A Battle Won in a Losing War: Private Equity
Many of the big private equity firms are succumbing to investor pressure by crediting 100% of those pesky monitoring, consulting, and directors fees charged to portfolio companies against the management fee charged to investors. For example, when some private equity firm receives $5 million per year from a portfolio company for consulting services, they will now turn around and reduce the management fee to their investors by the same amount. As The Wall Street Journal reports, the large firms will forego millions of dollars in revenues as a result of this concession.
Although investors and the SEC can take some comfort from this emerging trend, you and I should remain vigilant. Professor Greg Polsky at the University of North Carolina continues to remind us that private equity firms are taking every opportunity to convert ordinary income into capital gains and maximize every possible deduction. As Mr. Polsky points out, some of these practices are legal but should be stopped by Congressional action, and some of these practices are probably illegal. The wholesale deduction of monitoring fees is just one of PE’s practices that doesn’t stand up to scrutiny. Most of the fees are simply an arbitrary number that don’t compensate the PE firm for any measurable services provided to the portfolio company. They shouldn’t be deductible. In my view, they shouldn’t be charged in the first place.
At long last, large investors are starting to exert a bit more influence as a result of the public pressure exerted by private equity critics and the SEC’s Office of Compliance Inspections and Examinations. The developments reported by the Journal are a tiny step in reigning in the influence of private equity firms. However, the big firms have already taken major actions that more than offset the fee offsets granted to investors. They’ve expanded into hedge funds and other asset classes, they’ve raised new sources of investment capital, and they are figuring out how to get into the retail business on a mass scale. They have become lightly regulated banks.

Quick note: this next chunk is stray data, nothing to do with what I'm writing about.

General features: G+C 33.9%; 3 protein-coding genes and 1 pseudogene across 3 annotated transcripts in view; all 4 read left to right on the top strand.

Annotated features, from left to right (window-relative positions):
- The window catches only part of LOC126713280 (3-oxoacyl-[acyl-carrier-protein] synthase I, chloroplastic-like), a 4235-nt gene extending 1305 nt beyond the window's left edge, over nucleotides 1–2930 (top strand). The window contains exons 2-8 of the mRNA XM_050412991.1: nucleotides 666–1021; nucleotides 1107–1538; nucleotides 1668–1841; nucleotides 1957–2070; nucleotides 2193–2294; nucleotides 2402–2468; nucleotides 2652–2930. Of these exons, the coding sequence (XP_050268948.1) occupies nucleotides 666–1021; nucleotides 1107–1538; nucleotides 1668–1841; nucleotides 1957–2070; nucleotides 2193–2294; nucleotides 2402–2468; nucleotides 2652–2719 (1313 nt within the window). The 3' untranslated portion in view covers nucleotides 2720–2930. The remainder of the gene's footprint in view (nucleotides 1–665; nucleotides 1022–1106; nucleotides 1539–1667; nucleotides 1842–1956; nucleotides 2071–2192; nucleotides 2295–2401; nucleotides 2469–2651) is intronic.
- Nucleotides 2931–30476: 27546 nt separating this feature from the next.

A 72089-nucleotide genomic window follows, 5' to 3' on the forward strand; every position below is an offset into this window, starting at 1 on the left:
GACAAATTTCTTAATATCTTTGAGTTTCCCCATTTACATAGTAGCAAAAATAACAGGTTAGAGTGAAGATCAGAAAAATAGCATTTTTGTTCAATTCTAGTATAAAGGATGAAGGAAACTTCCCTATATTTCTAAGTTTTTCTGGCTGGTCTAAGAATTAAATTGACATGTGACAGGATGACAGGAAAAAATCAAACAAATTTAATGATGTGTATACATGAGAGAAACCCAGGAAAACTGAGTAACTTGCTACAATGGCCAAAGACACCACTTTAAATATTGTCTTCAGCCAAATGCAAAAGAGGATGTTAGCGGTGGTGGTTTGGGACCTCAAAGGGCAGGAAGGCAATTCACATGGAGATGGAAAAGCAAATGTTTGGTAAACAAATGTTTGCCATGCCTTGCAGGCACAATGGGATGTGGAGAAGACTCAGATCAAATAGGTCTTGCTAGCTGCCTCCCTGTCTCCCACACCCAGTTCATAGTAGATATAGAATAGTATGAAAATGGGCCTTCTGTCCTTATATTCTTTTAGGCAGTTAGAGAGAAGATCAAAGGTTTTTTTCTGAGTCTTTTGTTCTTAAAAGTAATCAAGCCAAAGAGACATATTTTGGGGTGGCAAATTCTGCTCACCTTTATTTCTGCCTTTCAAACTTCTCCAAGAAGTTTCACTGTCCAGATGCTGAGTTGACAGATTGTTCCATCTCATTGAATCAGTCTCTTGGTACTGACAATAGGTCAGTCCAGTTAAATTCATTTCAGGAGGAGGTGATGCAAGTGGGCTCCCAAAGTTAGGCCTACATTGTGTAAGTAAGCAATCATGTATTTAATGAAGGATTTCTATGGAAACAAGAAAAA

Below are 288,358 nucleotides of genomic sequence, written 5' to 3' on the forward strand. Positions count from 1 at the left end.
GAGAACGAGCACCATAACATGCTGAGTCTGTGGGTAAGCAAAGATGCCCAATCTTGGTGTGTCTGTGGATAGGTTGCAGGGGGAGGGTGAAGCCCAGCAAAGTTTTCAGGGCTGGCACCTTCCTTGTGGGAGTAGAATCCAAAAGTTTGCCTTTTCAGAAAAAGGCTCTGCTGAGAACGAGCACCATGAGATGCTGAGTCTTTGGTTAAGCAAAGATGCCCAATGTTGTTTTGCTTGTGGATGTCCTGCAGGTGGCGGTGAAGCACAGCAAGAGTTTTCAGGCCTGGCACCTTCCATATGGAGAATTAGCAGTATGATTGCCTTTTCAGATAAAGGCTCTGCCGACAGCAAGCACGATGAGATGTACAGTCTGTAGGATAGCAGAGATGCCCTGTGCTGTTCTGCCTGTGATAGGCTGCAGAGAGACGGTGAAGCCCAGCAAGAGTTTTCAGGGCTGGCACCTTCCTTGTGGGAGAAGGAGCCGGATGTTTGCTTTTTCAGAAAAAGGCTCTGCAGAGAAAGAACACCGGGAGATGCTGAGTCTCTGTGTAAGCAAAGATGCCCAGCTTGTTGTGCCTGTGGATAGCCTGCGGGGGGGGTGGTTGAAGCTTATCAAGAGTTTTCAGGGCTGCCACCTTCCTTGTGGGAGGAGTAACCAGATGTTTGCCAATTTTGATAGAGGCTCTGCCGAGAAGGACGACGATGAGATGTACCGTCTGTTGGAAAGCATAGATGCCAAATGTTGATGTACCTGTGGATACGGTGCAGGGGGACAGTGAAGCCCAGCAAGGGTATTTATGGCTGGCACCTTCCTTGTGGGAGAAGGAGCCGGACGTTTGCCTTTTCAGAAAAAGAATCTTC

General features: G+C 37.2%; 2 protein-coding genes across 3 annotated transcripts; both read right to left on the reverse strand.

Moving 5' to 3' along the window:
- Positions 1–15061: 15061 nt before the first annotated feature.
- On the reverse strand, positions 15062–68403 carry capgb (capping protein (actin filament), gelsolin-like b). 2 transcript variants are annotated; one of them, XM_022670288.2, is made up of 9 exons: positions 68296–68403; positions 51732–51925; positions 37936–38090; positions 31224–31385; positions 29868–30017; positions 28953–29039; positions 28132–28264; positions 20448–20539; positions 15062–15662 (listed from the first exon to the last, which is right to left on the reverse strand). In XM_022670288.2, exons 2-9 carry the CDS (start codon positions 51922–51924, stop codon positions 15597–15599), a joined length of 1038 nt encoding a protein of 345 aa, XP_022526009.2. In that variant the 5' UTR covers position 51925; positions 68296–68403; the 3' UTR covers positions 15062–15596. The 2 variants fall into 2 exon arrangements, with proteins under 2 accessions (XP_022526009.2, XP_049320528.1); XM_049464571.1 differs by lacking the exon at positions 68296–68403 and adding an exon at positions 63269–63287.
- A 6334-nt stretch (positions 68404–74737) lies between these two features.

The members and staff and the Senate Finance and House Ways and Means Committee ought to spend the holidays reading Professor Polsky’s latest paper. It’s available at: http://papers.ssrn.com/sol3/papers.cfm?abstract_id=2524593.
The paper is a roadmap for needed reforms (e.g., ending the capital gains preference for carried interest) and understanding what’s improper about certain other strategies to convert ordinary income into capital gains and/or claim illegal deductions. In reality the folks in Congress will be too busy organizing fundraisers where private equity executives can make huge contributions to the committee members under the recently enacted campaign laws.
Investors may have won a battle with private equity, but we are losing the war.